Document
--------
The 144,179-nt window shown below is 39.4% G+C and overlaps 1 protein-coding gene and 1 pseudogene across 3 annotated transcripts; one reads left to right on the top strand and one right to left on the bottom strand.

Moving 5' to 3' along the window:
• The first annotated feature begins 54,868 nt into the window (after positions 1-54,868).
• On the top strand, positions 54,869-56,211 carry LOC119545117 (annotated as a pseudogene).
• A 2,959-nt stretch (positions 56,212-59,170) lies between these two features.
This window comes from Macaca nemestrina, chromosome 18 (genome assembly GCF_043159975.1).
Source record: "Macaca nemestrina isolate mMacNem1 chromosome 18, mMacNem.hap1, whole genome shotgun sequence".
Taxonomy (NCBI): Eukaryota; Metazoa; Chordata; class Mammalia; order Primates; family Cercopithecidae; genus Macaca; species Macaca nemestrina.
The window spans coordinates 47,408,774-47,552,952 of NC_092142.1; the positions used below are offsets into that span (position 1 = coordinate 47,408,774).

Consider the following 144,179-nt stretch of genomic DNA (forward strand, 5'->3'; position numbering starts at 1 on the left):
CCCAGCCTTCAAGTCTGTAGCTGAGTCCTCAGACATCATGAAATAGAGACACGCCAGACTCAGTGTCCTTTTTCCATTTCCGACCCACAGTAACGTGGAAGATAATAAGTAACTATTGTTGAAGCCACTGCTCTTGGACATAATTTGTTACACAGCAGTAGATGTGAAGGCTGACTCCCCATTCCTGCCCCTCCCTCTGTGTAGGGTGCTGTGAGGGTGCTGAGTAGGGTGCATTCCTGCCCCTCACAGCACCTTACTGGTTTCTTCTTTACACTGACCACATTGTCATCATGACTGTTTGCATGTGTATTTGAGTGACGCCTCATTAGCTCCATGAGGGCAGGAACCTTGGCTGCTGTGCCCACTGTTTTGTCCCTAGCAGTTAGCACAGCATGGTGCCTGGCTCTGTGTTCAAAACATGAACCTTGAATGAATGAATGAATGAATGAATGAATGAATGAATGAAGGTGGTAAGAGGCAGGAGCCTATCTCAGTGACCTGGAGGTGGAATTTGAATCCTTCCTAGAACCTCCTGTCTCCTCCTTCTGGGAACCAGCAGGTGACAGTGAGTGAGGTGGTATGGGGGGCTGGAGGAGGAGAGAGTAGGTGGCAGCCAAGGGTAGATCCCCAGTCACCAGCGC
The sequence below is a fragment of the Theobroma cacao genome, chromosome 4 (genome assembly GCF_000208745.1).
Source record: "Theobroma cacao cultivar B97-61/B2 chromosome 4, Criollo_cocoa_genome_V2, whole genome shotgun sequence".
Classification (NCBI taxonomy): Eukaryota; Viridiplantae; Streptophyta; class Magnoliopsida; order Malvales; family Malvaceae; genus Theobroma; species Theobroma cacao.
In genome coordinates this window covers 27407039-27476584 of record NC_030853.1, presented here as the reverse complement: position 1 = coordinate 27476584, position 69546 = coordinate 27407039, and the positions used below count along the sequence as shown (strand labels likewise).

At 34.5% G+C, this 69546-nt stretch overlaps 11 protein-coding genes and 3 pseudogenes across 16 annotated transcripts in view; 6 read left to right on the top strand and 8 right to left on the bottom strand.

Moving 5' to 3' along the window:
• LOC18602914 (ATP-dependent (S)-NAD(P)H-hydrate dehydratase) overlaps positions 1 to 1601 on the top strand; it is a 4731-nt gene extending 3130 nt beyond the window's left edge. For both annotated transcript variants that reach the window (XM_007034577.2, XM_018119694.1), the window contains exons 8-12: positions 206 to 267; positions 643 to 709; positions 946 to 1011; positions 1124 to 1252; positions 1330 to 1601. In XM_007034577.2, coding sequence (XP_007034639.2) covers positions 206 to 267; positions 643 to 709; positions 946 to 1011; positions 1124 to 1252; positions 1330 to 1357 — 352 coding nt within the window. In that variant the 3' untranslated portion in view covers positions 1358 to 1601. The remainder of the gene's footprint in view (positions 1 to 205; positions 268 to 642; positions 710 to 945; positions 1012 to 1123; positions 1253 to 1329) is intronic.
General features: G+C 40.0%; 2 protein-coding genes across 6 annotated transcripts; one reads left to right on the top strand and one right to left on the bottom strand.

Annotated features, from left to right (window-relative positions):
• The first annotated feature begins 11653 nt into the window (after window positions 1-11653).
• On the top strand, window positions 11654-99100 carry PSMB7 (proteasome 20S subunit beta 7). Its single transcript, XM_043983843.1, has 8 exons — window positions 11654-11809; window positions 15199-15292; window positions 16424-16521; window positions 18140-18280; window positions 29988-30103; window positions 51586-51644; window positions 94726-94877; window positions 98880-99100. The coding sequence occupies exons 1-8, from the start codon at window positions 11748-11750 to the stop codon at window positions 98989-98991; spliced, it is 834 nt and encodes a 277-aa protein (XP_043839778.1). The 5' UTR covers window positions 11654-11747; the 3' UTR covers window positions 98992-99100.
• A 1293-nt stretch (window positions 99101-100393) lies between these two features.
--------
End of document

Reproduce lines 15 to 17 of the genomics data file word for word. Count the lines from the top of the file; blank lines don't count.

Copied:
In genome coordinates this window covers 27407039-27476584 of record NC_030853.1, presented here as the reverse complement: position 1 = coordinate 27476584, position 69546 = coordinate 27407039, and the positions used below count along the sequence as shown (strand labels likewise).

At 34.5% G+C, this 69546-nt stretch overlaps 11 protein-coding genes and 3 pseudogenes across 16 annotated transcripts in view; 6 read left to right on the top strand and 8 right to left on the bottom strand.

Moving 5' to 3' along the window: